Issue 2 / 27 January 2015

THE largest migration in human history is underway as millions of people the world over move from rural origins into burgeoning cities.

Often the promise of prosperity is broken as living conditions and employment opportunities fail to live up to expectations. Witness the shanty towns, desperate in their poverty, in Africa and Asia that surround gleaming central districts of skyscrapers and opulence.

Yet a move to city living frequently confers a health advantage: many poor people do in fact make good and the next generation benefits immensely and does even better.

Life expectancy is going up almost everywhere. Access to sanitation and clean water, readily available food, transport and education make a huge difference and, of course, so does employment.

Health services including primary care are often more available in cities and specialised care is accessible to those who can pay. Think of the differences in care available in rural and remote parts of Australia for patients with cancer and heart disease compared to those available to people who live near major centres. Rural women have more mastectomies than city women because they cannot afford the time away from families for adjunctive therapy.

The consequences of these disparities in access have been well documented and are dismal. Occasionally service provision is organised to overcome these access problems with success for cancer patients in South Australia.

But the residual reality is that sophisticated health care — like opera and art galleries — does best in big cities. Workforce policies cannot overcome this problem. And no-one is going to pay for highly specialised radiotherapy programs in regional let alone remote areas.

We keep dodging this reality about the effect of remoteness on access.

Primary care is different, but not entirely so. New strategies, not old ones, are needed to meet the needs of people who live beyond big cities. The old strategies leave gaps.

Greatly enhanced transport and accommodation for patients receiving specialised elective care and their carers are two elements for these new strategies. The use of new technology, especially information and communication technology, is another.

But workforce shortages do also play their part. The lack of abortion services in Darwin because of the loss of a doctor creates big problems, as outlined in a letter published by the MJA. In an MJA InSight news story following up on this letter, one expert explains that enhanced means are available for medical abortion that can be managed by GPs as an alternative to surgical abortion, which necessitates long-distance travel for rural pregnant women seeking a termination.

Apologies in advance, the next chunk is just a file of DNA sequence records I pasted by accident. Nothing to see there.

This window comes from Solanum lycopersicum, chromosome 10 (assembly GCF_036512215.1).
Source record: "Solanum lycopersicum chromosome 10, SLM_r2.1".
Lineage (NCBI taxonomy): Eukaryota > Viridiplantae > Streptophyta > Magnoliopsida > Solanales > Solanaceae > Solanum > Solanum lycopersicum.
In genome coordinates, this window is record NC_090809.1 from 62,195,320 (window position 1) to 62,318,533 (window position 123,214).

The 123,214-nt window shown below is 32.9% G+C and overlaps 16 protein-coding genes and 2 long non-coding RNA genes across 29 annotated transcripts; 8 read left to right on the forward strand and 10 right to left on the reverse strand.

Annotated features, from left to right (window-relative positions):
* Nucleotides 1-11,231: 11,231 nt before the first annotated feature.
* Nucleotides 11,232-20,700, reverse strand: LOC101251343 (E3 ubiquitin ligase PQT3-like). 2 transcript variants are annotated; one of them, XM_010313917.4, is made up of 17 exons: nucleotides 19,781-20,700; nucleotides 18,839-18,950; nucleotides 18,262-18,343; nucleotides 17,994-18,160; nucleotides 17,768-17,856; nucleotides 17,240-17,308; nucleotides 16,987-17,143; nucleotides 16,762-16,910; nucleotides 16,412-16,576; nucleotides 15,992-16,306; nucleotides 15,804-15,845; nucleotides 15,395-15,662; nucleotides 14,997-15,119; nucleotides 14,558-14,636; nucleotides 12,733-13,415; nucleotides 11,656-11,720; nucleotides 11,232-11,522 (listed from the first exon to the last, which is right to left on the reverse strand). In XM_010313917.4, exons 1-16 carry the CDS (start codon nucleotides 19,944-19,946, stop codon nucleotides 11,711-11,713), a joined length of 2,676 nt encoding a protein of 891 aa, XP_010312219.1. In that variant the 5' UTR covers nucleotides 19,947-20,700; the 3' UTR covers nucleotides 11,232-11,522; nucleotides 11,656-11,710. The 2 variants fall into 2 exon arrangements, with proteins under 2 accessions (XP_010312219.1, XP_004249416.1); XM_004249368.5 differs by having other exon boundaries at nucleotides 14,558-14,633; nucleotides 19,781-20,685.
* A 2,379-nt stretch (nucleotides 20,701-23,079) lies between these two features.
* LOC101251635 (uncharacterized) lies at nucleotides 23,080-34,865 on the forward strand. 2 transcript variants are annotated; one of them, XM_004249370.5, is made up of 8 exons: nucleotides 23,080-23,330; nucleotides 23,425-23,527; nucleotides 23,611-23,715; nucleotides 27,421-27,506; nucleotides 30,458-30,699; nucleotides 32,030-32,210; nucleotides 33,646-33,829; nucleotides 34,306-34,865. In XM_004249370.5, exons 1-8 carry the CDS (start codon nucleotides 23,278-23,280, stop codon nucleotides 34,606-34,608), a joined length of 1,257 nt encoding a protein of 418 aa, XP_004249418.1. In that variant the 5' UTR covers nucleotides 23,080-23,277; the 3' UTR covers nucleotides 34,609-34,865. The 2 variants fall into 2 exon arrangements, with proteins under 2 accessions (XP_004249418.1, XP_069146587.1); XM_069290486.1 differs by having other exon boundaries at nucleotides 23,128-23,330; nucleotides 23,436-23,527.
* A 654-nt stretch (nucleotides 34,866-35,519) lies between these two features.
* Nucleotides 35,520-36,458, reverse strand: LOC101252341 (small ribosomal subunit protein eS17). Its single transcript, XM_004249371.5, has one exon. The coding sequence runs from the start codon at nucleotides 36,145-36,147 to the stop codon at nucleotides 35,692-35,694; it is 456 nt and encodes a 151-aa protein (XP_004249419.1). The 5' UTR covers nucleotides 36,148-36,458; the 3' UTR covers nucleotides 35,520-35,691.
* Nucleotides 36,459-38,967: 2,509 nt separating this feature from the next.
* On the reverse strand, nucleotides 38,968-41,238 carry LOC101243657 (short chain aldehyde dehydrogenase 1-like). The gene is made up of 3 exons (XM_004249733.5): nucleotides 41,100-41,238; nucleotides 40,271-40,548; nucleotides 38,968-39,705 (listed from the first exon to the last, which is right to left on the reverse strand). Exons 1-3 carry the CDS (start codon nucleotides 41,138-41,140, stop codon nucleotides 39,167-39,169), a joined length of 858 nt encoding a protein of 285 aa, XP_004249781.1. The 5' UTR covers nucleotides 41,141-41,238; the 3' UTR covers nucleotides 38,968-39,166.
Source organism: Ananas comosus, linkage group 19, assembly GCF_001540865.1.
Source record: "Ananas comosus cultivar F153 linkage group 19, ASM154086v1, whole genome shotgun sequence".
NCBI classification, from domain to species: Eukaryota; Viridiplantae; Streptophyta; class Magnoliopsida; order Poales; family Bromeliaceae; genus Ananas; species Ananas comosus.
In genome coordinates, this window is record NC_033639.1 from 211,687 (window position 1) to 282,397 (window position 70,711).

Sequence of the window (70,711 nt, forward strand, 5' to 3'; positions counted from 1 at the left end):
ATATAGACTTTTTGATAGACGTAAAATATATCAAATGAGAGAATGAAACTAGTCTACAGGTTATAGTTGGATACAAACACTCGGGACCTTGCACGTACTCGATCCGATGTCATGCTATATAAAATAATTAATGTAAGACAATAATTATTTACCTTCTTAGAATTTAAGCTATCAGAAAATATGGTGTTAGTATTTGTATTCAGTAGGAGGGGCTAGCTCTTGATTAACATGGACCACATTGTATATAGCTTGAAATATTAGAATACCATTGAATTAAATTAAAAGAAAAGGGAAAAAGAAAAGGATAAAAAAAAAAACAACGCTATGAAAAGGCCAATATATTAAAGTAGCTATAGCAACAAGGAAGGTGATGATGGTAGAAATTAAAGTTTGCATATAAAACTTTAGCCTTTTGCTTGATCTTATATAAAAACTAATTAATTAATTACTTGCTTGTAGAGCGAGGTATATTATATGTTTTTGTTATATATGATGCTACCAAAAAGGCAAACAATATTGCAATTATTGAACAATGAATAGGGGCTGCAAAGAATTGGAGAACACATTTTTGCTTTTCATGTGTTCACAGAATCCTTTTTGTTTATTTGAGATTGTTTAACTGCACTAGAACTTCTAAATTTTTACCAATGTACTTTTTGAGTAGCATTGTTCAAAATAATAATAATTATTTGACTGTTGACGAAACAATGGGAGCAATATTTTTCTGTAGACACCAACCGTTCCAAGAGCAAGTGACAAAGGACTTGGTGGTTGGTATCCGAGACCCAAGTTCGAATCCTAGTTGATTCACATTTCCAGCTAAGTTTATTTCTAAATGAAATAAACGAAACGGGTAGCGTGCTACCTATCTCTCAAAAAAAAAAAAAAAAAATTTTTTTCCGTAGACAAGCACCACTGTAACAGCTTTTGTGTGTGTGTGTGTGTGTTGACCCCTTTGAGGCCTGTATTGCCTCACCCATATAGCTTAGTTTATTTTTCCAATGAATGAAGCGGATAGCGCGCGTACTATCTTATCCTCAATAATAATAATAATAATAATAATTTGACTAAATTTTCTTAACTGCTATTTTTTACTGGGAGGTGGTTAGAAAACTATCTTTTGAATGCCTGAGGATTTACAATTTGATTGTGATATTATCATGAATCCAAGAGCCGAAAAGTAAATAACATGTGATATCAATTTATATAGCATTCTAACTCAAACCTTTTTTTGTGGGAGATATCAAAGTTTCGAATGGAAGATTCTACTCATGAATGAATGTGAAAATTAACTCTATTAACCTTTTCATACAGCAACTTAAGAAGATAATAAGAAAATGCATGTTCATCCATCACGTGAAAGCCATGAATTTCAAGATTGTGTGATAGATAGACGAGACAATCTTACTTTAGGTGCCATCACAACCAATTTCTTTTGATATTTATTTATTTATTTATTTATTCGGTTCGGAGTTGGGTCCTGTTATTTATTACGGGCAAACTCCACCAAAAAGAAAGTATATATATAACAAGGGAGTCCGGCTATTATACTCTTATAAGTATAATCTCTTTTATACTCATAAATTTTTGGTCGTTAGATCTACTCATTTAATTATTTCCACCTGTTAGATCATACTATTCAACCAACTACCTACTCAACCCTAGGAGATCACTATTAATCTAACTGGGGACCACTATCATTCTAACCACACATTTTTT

But the big barriers to adequate care remain financial, worldwide.

In Australia, my research colleagues and I have shown that many people living with chronic illness do so close to or below the poverty line. The cost of services not covered by Medicare can be immense.

In Mt Druitt we found people who required allied health services to be delivered at home because they could not pay the bus fare to the community health centre. Fortunately these people are still bulk billed for general practice, but the current federal government has shown little sensitivity to the impact of its reduced welfare and social security support for disadvantaged, disabled, mentally ill and unemployed people.

So while distance matters in gaining access to health and health care, so does money! Money is fungible, by which the economists mean you can use it to pay for pills or pathologists. So a society that cuts its financial support to the sick will create barriers to health care.

Medicare is central to our social contract. Each time little bits are lost as the political mice nibble away at the cheese, access is diminished.

But we should count our blessings — in general it gives most of us (not all) a foot (not two feet) in the door when seeking care for our ills.
 

Professor Stephen Leeder is the editor-in-chief of the MJA and emeritus professor of public health and community medicine at the University of Sydney.

Dr Ruth Armstrong is on leave.

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